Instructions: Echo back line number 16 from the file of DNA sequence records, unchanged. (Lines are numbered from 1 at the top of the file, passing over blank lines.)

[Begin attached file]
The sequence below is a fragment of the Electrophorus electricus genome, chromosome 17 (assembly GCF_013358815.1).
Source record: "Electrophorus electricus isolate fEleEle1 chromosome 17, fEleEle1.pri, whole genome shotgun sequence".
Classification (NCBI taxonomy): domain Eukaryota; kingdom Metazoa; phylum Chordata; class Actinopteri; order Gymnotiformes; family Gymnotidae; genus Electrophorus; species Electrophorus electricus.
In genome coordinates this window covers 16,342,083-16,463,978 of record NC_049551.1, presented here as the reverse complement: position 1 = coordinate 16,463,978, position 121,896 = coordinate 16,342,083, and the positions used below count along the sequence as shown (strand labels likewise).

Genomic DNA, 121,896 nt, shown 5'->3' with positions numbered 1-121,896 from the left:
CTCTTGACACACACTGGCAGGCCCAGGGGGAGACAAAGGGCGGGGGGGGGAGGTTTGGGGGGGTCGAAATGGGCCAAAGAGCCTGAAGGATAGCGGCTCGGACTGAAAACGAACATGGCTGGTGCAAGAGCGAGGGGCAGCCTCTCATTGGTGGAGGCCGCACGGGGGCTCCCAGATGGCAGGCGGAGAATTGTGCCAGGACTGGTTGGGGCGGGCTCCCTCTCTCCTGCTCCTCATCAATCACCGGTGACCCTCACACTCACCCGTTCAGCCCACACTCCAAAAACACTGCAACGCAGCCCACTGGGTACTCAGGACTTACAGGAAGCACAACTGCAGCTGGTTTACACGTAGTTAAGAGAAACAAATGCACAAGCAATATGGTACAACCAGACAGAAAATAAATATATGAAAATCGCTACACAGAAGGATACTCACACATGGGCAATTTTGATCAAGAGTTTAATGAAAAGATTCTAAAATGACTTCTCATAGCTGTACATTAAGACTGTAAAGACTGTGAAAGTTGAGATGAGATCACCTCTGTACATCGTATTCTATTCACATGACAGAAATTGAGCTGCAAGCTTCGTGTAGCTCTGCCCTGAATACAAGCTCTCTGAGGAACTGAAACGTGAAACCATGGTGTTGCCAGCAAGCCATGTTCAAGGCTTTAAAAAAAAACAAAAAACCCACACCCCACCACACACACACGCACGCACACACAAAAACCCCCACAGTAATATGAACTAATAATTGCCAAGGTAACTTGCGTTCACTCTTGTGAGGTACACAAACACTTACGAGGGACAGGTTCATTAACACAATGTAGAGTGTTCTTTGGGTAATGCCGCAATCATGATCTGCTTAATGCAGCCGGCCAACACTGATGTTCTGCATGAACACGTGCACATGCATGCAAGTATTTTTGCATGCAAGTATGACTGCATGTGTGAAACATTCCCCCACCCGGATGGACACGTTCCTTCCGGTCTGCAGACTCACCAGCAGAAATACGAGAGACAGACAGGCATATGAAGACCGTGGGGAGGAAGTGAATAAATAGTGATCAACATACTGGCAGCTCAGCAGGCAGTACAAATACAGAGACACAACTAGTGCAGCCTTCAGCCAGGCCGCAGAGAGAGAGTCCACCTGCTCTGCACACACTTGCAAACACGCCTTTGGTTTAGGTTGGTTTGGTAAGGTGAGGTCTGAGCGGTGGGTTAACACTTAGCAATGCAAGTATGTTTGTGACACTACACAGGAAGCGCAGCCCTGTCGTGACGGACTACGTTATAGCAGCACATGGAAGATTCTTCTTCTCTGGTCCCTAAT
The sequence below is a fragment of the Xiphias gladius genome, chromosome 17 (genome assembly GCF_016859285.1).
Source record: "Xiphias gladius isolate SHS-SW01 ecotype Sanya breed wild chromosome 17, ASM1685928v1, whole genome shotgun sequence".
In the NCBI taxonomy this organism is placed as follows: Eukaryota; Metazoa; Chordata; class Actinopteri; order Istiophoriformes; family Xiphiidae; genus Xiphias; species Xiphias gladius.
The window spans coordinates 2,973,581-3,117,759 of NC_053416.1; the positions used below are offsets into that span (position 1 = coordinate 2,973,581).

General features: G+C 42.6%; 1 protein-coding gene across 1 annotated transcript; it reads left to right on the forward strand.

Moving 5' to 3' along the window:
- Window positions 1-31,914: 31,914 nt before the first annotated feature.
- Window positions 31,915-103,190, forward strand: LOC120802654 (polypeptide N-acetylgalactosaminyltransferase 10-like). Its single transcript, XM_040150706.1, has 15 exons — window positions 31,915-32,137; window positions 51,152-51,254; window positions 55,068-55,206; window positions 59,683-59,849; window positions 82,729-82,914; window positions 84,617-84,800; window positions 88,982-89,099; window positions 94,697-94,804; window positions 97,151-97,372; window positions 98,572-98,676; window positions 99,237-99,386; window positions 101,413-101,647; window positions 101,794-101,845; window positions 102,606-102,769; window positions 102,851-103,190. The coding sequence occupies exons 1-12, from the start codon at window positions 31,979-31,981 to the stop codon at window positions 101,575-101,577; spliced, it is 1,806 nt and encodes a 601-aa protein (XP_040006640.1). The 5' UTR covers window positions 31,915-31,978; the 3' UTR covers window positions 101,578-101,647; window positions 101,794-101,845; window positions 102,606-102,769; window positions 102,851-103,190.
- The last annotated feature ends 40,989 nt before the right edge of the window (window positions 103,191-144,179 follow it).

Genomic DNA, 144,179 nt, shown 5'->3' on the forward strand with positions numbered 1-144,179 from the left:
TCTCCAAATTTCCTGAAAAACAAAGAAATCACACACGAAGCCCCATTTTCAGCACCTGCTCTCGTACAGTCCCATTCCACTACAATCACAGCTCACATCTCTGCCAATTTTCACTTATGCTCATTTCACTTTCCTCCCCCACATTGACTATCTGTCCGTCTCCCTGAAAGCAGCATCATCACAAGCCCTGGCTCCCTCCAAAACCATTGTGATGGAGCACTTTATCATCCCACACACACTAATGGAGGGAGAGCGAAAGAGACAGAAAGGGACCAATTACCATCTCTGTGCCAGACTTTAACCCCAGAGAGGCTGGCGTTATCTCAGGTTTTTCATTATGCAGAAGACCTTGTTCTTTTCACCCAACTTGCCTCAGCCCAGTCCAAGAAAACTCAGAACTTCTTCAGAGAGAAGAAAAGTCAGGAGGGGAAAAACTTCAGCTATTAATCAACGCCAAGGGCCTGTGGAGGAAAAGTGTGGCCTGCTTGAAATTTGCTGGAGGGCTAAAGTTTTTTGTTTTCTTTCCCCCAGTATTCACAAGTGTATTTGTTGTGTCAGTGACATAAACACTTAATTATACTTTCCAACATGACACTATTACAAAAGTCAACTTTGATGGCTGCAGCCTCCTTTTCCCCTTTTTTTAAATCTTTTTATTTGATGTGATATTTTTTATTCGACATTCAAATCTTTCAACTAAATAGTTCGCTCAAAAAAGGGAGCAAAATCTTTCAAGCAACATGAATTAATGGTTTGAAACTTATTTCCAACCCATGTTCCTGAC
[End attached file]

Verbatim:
Genomic DNA, 144,179 nt, shown 5'->3' on the forward strand with positions numbered 1-144,179 from the left: